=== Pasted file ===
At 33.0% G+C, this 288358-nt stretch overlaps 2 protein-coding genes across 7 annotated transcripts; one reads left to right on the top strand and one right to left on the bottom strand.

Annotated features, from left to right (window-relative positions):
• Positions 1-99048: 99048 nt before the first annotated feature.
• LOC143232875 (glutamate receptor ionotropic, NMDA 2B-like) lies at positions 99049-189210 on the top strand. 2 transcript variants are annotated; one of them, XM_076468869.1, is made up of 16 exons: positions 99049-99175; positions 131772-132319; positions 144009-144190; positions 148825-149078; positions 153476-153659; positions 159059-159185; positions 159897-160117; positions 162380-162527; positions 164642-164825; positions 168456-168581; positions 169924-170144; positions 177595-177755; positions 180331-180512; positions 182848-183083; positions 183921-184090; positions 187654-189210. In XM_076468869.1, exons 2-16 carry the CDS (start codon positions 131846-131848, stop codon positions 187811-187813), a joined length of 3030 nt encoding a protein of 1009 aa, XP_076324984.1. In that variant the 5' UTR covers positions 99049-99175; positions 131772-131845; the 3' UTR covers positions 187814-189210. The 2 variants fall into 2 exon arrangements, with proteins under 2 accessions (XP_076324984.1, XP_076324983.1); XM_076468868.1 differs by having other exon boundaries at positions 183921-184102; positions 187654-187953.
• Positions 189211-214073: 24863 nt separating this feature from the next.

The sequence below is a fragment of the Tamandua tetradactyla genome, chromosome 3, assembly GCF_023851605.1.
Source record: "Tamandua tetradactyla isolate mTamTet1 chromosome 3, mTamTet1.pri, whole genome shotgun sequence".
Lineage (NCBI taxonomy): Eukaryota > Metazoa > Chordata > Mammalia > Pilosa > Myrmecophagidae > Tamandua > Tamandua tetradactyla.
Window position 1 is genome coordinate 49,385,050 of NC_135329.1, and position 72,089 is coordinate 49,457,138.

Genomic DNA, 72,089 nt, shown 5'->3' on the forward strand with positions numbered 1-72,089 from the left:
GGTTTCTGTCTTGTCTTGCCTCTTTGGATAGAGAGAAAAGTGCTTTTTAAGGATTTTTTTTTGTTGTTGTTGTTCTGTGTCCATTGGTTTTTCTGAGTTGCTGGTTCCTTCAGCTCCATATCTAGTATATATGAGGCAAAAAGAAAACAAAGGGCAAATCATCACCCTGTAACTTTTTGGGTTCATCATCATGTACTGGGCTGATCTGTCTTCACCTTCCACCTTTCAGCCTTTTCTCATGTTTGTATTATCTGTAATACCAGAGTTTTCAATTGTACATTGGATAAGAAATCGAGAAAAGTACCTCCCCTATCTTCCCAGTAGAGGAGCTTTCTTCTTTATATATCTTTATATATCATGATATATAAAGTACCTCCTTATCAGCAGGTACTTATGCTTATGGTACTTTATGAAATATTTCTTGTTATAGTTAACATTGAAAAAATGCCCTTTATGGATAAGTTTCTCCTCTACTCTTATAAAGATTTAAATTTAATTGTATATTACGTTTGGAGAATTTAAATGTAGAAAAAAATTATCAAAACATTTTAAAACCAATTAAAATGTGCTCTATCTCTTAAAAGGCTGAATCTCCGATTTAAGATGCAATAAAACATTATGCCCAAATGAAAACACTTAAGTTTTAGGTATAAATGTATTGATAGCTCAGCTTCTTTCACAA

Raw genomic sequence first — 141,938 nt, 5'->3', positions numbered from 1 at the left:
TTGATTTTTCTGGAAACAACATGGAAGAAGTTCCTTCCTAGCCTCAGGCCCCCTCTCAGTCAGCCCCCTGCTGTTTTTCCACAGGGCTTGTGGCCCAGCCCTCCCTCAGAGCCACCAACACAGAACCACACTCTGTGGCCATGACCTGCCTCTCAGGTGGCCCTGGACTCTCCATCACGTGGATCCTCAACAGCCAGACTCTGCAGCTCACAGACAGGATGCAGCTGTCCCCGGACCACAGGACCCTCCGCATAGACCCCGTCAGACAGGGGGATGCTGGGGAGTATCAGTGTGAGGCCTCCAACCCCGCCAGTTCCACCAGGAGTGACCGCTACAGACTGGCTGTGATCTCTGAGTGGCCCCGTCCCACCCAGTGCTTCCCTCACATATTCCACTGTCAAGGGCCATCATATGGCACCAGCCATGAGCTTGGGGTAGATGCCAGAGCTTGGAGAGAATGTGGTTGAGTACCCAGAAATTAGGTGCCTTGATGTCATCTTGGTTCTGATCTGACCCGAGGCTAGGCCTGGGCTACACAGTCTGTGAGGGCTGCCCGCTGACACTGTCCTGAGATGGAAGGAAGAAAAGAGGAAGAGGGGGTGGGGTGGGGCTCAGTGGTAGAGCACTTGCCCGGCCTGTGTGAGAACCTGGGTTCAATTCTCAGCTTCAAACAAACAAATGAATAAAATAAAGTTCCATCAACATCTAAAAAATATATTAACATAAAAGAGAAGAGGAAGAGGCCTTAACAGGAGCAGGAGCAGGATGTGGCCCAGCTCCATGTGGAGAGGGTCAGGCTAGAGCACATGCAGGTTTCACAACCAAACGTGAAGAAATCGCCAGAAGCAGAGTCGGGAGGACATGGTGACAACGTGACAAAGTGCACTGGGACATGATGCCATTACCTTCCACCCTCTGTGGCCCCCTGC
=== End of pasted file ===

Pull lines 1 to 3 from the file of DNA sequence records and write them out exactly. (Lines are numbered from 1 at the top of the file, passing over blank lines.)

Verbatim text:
At 33.0% G+C, this 288358-nt stretch overlaps 2 protein-coding genes across 7 annotated transcripts; one reads left to right on the top strand and one right to left on the bottom strand.

Annotated features, from left to right (window-relative positions):
• Positions 1-99048: 99048 nt before the first annotated feature.